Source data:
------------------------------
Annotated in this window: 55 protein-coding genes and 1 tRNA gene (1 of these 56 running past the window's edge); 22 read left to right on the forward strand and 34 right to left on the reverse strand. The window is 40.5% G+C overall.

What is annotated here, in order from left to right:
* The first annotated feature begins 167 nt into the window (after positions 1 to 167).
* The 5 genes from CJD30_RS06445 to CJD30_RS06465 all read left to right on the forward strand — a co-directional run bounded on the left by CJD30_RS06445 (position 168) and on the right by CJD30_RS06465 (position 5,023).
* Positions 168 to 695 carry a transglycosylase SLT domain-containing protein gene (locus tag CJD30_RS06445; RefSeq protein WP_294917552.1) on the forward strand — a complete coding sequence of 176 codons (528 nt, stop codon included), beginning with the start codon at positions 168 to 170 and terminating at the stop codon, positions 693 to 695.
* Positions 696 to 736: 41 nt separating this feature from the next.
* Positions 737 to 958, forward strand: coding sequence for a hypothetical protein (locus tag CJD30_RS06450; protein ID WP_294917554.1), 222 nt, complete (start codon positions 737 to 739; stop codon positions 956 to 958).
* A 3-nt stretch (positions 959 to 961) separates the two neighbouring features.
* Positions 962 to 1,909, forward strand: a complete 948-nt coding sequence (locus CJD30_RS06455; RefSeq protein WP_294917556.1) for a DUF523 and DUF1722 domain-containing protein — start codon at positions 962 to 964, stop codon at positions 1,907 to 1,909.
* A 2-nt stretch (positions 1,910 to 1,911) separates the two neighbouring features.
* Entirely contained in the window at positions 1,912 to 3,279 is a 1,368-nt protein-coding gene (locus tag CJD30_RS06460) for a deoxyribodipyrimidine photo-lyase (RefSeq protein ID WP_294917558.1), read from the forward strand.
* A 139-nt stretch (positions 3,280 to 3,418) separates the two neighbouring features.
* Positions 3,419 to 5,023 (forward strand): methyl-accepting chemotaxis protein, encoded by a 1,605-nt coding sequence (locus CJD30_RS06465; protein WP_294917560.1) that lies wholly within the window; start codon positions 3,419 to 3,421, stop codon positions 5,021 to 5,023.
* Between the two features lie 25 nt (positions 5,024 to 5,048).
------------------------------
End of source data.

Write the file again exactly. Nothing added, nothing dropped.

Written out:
Annotated in this window: 55 protein-coding genes and 1 tRNA gene (1 of these 56 running past the window's edge); 22 read left to right on the forward strand and 34 right to left on the reverse strand. The window is 40.5% G+C overall.

What is annotated here, in order from left to right:
* The first annotated feature begins 167 nt into the window (after positions 1 to 167).
* The 5 genes from CJD30_RS06445 to CJD30_RS06465 all read left to right on the forward strand — a co-directional run bounded on the left by CJD30_RS06445 (position 168) and on the right by CJD30_RS06465 (position 5,023).
* Positions 168 to 695 carry a transglycosylase SLT domain-containing protein gene (locus tag CJD30_RS06445; RefSeq protein WP_294917552.1) on the forward strand — a complete coding sequence of 176 codons (528 nt, stop codon included), beginning with the start codon at positions 168 to 170 and terminating at the stop codon, positions 693 to 695.
* Positions 696 to 736: 41 nt separating this feature from the next.
* Positions 737 to 958, forward strand: coding sequence for a hypothetical protein (locus tag CJD30_RS06450; protein ID WP_294917554.1), 222 nt, complete (start codon positions 737 to 739; stop codon positions 956 to 958).
* A 3-nt stretch (positions 959 to 961) separates the two neighbouring features.
* Positions 962 to 1,909, forward strand: a complete 948-nt coding sequence (locus CJD30_RS06455; RefSeq protein WP_294917556.1) for a DUF523 and DUF1722 domain-containing protein — start codon at positions 962 to 964, stop codon at positions 1,907 to 1,909.
* A 2-nt stretch (positions 1,910 to 1,911) separates the two neighbouring features.
* Entirely contained in the window at positions 1,912 to 3,279 is a 1,368-nt protein-coding gene (locus tag CJD30_RS06460) for a deoxyribodipyrimidine photo-lyase (RefSeq protein ID WP_294917558.1), read from the forward strand.
* A 139-nt stretch (positions 3,280 to 3,418) separates the two neighbouring features.
* Positions 3,419 to 5,023 (forward strand): methyl-accepting chemotaxis protein, encoded by a 1,605-nt coding sequence (locus CJD30_RS06465; protein WP_294917560.1) that lies wholly within the window; start codon positions 3,419 to 3,421, stop codon positions 5,021 to 5,023.
* Between the two features lie 25 nt (positions 5,024 to 5,048).